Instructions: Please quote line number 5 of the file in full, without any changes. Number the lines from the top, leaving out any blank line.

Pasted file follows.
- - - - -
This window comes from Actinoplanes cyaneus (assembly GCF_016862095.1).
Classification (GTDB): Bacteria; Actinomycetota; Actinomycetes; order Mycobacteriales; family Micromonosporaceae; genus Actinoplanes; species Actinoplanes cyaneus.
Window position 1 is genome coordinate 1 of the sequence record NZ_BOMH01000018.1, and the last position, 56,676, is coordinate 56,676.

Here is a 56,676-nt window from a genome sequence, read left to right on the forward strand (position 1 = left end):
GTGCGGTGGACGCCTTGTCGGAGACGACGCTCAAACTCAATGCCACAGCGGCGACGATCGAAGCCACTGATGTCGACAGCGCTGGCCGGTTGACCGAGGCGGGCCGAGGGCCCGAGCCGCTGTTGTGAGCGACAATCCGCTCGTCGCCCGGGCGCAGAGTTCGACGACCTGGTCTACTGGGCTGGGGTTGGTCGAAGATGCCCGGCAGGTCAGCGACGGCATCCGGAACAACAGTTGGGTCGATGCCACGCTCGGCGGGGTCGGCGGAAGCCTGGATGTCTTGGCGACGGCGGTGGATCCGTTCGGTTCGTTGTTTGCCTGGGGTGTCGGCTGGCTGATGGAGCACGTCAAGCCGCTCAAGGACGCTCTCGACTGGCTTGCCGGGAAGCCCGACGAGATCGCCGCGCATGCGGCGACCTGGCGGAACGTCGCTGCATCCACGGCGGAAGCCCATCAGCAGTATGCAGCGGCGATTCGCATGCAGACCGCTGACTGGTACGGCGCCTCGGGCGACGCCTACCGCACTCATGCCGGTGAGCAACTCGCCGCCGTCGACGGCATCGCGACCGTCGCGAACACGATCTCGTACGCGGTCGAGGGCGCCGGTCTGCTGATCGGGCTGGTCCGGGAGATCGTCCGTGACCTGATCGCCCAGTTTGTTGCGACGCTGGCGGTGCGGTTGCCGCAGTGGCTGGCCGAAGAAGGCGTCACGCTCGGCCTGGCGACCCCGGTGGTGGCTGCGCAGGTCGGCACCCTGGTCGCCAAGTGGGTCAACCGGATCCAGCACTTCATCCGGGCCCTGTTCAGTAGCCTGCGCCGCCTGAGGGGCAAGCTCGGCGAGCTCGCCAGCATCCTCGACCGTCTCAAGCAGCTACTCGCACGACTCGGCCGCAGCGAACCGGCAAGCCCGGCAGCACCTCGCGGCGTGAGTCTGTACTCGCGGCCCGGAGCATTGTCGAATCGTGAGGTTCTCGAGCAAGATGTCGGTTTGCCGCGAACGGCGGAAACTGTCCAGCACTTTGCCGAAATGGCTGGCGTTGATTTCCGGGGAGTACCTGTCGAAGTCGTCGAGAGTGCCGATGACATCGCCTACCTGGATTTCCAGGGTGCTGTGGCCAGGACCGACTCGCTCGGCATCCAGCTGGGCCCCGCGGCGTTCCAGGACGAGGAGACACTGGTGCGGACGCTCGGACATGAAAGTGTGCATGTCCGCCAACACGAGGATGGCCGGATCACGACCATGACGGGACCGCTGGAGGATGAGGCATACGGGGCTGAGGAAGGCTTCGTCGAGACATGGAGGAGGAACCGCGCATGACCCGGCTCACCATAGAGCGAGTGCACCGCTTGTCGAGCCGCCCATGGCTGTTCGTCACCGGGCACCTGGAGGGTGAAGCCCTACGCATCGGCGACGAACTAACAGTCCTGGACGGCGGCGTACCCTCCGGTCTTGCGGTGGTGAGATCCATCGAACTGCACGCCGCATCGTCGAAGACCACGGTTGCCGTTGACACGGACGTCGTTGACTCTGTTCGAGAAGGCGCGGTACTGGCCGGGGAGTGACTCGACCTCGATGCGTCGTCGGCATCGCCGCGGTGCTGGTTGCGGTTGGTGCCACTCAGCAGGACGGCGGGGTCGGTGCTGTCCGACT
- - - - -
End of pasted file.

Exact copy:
GTGCGGTGGACGCCTTGTCGGAGACGACGCTCAAACTCAATGCCACAGCGGCGACGATCGAAGCCACTGATGTCGACAGCGCTGGCCGGTTGACCGAGGCGGGCCGAGGGCCCGAGCCGCTGTTGTGAGCGACAATCCGCTCGTCGCCCGGGCGCAGAGTTCGACGACCTGGTCTACTGGGCTGGGGTTGGTCGAAGATGCCCGGCAGGTCAGCGACGGCATCCGGAACAACAGTTGGGTCGATGCCACGCTCGGCGGGGTCGGCGGAAGCCTGGATGTCTTGGCGACGGCGGTGGATCCGTTCGGTTCGTTGTTTGCCTGGGGTGTCGGCTGGCTGATGGAGCACGTCAAGCCGCTCAAGGACGCTCTCGACTGGCTTGCCGGGAAGCCCGACGAGATCGCCGCGCATGCGGCGACCTGGCGGAACGTCGCTGCATCCACGGCGGAAGCCCATCAGCAGTATGCAGCGGCGATTCGCATGCAGACCGCTGACTGGTACGGCGCCTCGGGCGACGCCTACCGCACTCATGCCGGTGAGCAACTCGCCGCCGTCGACGGCATCGCGACCGTCGCGAACACGATCTCGTACGCGGTCGAGGGCGCCGGTCTGCTGATCGGGCTGGTCCGGGAGATCGTCCGTGACCTGATCGCCCAGTTTGTTGCGACGCTGGCGGTGCGGTTGCCGCAGTGGCTGGCCGAAGAAGGCGTCACGCTCGGCCTGGCGACCCCGGTGGTGGCTGCGCAGGTCGGCACCCTGGTCGCCAAGTGGGTCAACCGGATCCAGCACTTCATCCGGGCCCTGTTCAGTAGCCTGCGCCGCCTGAGGGGCAAGCTCGGCGAGCTCGCCAGCATCCTCGACCGTCTCAAGCAGCTACTCGCACGACTCGGCCGCAGCGAACCGGCAAGCCCGGCAGCACCTCGCGGCGTGAGTCTGTACTCGCGGCCCGGAGCATTGTCGAATCGTGAGGTTCTCGAGCAAGATGTCGGTTTGCCGCGAACGGCGGAAACTGTCCAGCACTTTGCCGAAATGGCTGGCGTTGATTTCCGGGGAGTACCTGTCGAAGTCGTCGAGAGTGCCGATGACATCGCCTACCTGGATTTCCAGGGTGCTGTGGCCAGGACCGACTCGCTCGGCATCCAGCTGGGCCCCGCGGCGTTCCAGGACGAGGAGACACTGGTGCGGACGCTCGGACATGAAAGTGTGCATGTCCGCCAACACGAGGATGGCCGGATCACGACCATGACGGGACCGCTGGAGGATGAGGCATACGGGGCTGAGGAAGGCTTCGTCGAGACATGGAGGAGGAACCGCGCATGACCCGGCTCACCATAGAGCGAGTGCACCGCTTGTCGAGCCGCCCATGGCTGTTCGTCACCGGGCACCTGGAGGGTGAAGCCCTACGCATCGGCGACGAACTAACAGTCCTGGACGGCGGCGTACCCTCCGGTCTTGCGGTGGTGAGATCCATCGAACTGCACGCCGCATCGTCGAAGACCACGGTTGCCGTTGACACGGACGTCGTTGACTCTGTTCGAGAAGGCGCGGTACTGGCCGGGGAGTGACTCGACCTCGATGCGTCGTCGGCATCGCCGCGGTGCTGGTTGCGGTTGGTGCCACTCAGCAGGACGGCGGGGTCGGTGCTGTCCGACT